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Rule No 1 of being a good parent? Stay off this show

Britain’s Best Parent?

Thursday, Channel 4 

Rating:

McMillion$

Wednesday, Sky Documentaries

Rating:

Channel 4’s latest reality competition is Britain’s Best Parent?, although you do have to wonder whether the first rule of being Britain’s best parent is: don’t appear on a show like Britain’s Best Parent? Steer clear. Avoid. And also, isn’t the test now whether you’d race 260 miles to Durham during a national lockdown because you fear a childcare crisis?

Or is that Britain’s Most Contemptuous Government Strategist? But if you were Britain’s most contemptuous strategist, wouldn’t you be too contemptuous to appear on Britain’s Most Contemptuous Government Strategist? And off we go, down that rabbit hole again. But that’s the problem with formats like this: they do trip themselves up all the time.

Anita Rani with Best Parent contestant Joana. Each week, three sets of parents explain their parenting style and then look after each other’s children for a day

Anita Rani with Best Parent contestant Joana. Each week, three sets of parents explain their parenting style and then look after each other’s children for a day

This is presented by Anita Rani who, at the outset, bizarrely, stresses that it isn’t about ‘judgment’. Each week, three sets of parents explain their parenting style and then look after each other’s children for a day, because Britain’s best parents are, of course, completely fine with farming their kids out to total strangers in front of a camera crew, later to be watched by millions. But this isn’t about judgment, remember. Except it is. The parents are also in the studio alongside an audience who, at the end, vote for who will go through to the final. Which is quite judge-y, I think we can confidently say.

This week, the parents up for not being judged, even when it’s what the show is about – we’ve now agreed on this, haven’t we? – included Kevin and Kerry, parents to Zachary, who favour a hands-off approach. ‘We let our kids do what they want,’ they said, ‘and make their own choices.’ (Did Zachary make the choice to be on TV? At eight years old?)

Meanwhile, Robin and Rin believe in ‘structured parenting’, so it’s playing chess and conquering martial arts – they want Jasmine, six, to be a ‘scholar warrior’ – and no elbows on the table and limited screen time. Third, there’s Joana, who is bringing up her son, Willow, six, in a gender-fluid environment. ‘I am trying to raise a child who can experiment with gender identity,’ she said.

The children’s experiences at the other houses were fairly predictable. Willow fell on the toy guns at Zachary’s, for instance, while Jasmine enjoyed the risk of taking her scooter on the actual road. Zachary, meanwhile, had his nails painted at Joana’s and learned chess at Robin and Rin’s and was perfectly agreeable about it all. (But, I kept thinking, does an eight-year-old really want to play with six-year-olds? Isn’t the gap huge at that age?)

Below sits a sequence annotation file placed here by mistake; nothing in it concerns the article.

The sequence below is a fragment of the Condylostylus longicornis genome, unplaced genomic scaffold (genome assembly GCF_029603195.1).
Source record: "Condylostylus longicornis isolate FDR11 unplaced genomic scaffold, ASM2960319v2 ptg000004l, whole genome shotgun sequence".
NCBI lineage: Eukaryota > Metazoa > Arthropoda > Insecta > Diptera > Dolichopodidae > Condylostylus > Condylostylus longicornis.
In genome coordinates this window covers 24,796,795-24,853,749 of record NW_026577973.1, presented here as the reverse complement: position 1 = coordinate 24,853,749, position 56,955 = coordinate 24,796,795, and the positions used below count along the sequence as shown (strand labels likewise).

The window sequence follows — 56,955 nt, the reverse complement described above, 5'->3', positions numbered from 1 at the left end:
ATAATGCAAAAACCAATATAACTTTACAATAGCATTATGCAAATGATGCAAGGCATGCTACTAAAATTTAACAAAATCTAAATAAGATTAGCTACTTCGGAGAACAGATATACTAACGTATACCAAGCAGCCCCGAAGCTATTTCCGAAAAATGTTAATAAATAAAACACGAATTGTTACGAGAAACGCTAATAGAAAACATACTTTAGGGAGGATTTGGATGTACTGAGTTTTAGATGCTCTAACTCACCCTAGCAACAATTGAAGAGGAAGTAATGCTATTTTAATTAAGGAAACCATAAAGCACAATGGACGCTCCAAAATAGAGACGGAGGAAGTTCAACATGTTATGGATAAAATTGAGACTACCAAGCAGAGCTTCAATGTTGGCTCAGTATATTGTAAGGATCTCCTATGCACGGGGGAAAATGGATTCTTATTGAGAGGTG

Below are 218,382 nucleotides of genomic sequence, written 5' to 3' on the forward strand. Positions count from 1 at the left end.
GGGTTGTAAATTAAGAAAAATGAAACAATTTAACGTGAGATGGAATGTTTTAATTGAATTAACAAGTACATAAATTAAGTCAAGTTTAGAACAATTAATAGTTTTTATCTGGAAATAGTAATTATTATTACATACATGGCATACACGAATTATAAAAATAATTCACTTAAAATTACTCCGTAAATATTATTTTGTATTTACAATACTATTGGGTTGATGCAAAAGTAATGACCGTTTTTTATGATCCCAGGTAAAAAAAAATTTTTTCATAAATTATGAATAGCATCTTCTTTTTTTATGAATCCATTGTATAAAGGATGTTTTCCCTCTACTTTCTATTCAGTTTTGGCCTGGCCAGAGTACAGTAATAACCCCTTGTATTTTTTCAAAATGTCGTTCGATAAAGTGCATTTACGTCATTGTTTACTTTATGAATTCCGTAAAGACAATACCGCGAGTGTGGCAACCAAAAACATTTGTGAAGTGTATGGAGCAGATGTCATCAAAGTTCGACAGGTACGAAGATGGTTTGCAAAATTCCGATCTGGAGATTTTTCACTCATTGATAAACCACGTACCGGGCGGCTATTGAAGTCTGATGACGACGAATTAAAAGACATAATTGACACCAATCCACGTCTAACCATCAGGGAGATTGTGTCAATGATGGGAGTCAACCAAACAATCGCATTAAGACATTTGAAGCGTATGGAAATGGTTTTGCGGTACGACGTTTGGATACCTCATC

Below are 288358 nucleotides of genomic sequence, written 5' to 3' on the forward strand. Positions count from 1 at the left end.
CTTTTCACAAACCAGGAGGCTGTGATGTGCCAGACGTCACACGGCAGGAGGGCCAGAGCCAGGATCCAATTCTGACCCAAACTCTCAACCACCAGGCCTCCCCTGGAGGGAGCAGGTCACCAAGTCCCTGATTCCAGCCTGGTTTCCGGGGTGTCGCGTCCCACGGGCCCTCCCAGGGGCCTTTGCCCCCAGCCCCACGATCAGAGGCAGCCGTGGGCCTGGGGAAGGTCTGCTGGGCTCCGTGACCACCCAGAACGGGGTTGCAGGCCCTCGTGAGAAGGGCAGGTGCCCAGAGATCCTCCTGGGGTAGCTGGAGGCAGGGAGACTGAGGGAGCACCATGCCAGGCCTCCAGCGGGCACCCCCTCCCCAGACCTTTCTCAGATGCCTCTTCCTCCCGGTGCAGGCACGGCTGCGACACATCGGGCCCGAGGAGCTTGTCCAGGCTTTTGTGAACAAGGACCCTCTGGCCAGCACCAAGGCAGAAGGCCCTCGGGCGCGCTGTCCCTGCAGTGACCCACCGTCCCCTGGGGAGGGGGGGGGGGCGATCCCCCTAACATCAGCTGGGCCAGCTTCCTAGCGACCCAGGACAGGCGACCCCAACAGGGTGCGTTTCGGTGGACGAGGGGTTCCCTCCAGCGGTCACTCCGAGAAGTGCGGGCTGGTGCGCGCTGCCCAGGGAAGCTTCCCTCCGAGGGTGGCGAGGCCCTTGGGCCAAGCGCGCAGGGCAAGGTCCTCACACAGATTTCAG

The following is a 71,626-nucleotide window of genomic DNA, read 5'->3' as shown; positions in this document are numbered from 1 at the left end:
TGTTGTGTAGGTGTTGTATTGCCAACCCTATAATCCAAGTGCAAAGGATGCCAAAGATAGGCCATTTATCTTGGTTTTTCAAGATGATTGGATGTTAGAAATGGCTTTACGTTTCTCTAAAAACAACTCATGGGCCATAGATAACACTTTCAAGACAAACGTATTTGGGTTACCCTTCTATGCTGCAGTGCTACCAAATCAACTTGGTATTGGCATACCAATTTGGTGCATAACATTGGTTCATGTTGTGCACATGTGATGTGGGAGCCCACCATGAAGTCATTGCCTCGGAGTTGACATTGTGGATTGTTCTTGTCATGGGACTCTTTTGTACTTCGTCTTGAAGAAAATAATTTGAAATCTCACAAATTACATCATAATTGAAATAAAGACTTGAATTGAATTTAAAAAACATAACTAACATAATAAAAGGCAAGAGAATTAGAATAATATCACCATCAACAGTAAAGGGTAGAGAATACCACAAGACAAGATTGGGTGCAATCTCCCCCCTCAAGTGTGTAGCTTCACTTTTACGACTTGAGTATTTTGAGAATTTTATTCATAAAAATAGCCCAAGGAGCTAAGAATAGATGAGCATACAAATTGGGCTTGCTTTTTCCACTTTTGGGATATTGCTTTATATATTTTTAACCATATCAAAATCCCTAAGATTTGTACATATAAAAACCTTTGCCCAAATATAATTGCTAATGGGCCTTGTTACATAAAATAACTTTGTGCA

The winners this time out were – spoiler alert! – Robin and Rin who, like the other parents, weren’t asking what they should have been asking themselves: if I believe my parenting is the best, why am I seeking this validation? They did seem like a perfectly decent couple otherwise, just wholly unaware. And another thing: when you’re little, your parents are your world, so when the losers – because that’s what they now are – return home, what’s it like for their kids to hear: sorry, love, we’re not Britain’s best parents after all? We’re rubbish! But I’ll stop now because I’ll just get madder and madder. But if Britain’s Best Angry Old Woman is in development, I’d have to be a shoo-in. So long as I wasn’t too angry to take part.

Talking of rabbit holes, McMillion$. I went into that particular rabbit hole and didn’t emerge until six hours later. At the outset you will be thinking: I don’t care about McDonald’s and its stupid promotions. What’s it to me? But this docu-series is fantastically gripping, enjoys incredible access – there are major players who you think won’t talk but do – and has everything: FBI agents, undercover stings, mob connections, wire taps, winners who turn out to be victims themselves (poor Gloria Brown) and hanging over all the early episodes is the question: who is ‘Uncle Jerry’? Who?

McDonald’s Monopoly game. Between 1989 and 2001, McDonald’s’ promotional Monopoly game was targeted by fraud

McDonald’s Monopoly game. Between 1989 and 2001, McDonald’s’ promotional Monopoly game was targeted by fraud

Between 1989 and 2001, McDonald’s’ promotional Monopoly game was targeted by fraud. The first to investigate was rookie FBI special agent Doug Mathews, who is hilariously hyper, relentlessly garrulous and also a Channing Tatum-style dish (he is the star, you could say). Mathews was ‘bored to death’ investigating health fraud and the like in his field office in Jacksonville, Florida, when he saw a Post-it note on the computer of a colleague that said ‘McDonald’s Monopoly fraud?’ There’d been a tip-off and Mathews thought it could be juicy. He opted to look into it and discovered that all the winners of the $1million prizes were either somehow related or knew each other. And now the game is on.

This is brilliantly told, goes deeper and deeper, gets more and more complex and, most satisfyingly, even involves the filming of fake McDonald’s promotional videos in the hope that the ‘winners’ will indict themselves on tape. (Mathews is the fake director, naturally.) You do find out who ‘Uncle Jerry’ is halfway through, but then it’s: how did he do it? How? You will see.

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